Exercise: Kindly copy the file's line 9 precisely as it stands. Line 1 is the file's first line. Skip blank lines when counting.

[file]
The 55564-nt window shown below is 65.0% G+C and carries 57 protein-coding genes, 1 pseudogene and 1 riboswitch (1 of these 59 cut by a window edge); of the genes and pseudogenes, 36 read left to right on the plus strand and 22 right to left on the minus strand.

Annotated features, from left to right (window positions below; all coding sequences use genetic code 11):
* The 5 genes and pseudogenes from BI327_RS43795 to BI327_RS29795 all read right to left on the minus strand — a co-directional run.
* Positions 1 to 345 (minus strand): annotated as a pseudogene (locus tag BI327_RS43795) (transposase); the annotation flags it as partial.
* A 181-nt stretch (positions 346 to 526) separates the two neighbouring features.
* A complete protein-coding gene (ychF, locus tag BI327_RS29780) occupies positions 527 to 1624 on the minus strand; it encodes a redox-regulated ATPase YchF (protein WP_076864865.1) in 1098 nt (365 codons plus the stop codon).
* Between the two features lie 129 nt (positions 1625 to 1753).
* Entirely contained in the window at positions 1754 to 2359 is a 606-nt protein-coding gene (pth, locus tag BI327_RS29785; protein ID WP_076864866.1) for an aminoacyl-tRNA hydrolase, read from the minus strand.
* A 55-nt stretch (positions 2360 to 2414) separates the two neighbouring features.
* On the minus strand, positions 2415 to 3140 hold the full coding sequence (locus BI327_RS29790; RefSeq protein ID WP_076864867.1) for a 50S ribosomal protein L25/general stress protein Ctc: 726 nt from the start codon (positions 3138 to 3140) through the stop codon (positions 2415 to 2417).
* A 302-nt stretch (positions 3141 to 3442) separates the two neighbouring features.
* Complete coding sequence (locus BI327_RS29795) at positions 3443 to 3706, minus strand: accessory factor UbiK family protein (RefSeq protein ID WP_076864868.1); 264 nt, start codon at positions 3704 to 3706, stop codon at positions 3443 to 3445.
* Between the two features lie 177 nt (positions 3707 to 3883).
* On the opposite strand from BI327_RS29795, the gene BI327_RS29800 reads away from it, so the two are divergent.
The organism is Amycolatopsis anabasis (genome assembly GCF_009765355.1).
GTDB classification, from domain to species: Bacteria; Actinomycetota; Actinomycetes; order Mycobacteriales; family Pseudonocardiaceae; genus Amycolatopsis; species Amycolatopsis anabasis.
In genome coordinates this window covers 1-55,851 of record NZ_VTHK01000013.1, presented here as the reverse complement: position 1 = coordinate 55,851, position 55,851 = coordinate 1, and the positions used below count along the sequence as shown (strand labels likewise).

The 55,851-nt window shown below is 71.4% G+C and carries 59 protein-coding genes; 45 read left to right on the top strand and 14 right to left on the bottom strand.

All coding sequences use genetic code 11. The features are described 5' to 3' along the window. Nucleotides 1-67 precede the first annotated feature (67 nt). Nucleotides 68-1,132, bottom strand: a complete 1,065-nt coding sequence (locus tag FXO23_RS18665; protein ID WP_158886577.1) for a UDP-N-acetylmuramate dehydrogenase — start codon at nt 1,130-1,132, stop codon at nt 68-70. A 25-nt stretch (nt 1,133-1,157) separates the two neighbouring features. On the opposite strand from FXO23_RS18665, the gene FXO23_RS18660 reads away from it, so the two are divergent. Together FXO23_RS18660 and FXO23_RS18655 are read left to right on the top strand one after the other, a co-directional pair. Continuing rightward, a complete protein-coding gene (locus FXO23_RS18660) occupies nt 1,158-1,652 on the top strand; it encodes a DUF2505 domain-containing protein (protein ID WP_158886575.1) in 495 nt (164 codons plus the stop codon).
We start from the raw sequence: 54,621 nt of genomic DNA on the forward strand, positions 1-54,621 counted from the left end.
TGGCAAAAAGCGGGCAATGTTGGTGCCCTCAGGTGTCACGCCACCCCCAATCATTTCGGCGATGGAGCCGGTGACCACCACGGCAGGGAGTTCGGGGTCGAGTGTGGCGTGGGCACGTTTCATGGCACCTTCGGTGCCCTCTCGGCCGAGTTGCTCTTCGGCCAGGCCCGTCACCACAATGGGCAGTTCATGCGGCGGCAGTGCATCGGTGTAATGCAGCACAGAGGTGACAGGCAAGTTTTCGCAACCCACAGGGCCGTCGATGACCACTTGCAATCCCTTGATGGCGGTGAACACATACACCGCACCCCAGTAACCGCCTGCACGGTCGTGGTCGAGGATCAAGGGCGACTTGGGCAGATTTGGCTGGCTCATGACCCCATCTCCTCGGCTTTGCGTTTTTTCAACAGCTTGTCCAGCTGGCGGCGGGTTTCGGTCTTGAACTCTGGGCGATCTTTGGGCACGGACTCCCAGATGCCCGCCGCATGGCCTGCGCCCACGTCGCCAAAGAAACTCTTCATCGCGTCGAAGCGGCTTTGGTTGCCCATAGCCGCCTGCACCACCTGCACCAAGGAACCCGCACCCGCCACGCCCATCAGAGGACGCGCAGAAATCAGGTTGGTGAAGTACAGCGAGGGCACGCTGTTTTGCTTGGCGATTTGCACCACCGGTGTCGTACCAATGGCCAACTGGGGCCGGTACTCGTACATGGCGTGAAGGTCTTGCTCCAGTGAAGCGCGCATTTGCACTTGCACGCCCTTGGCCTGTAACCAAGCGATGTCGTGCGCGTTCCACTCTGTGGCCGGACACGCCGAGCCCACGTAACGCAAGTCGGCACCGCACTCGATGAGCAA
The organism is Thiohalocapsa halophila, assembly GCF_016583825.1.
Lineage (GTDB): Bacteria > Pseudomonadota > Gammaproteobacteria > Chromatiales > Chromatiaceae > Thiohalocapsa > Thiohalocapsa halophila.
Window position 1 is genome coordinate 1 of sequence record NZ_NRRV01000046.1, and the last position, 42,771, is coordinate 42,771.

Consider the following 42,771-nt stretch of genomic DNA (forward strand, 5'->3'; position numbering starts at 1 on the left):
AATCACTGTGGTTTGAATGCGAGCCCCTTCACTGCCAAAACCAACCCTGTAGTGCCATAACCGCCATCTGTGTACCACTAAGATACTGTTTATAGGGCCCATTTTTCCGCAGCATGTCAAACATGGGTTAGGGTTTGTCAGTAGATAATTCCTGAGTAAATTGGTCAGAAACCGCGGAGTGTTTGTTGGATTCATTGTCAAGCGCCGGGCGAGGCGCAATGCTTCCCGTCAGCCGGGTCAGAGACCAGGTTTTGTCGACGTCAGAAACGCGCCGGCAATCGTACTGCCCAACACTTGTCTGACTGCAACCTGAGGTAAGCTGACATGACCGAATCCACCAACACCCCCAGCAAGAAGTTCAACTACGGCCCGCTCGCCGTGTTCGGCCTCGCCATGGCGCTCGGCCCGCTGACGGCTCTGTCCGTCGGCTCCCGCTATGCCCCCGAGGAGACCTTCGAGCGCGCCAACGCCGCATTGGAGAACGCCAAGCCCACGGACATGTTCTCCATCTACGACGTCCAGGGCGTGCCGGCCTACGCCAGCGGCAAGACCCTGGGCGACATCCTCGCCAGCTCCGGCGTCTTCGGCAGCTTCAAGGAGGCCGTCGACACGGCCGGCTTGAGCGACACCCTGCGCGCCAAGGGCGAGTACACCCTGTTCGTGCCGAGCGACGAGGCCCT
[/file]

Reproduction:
* A 55-nt stretch (positions 2360 to 2414) separates the two neighbouring features.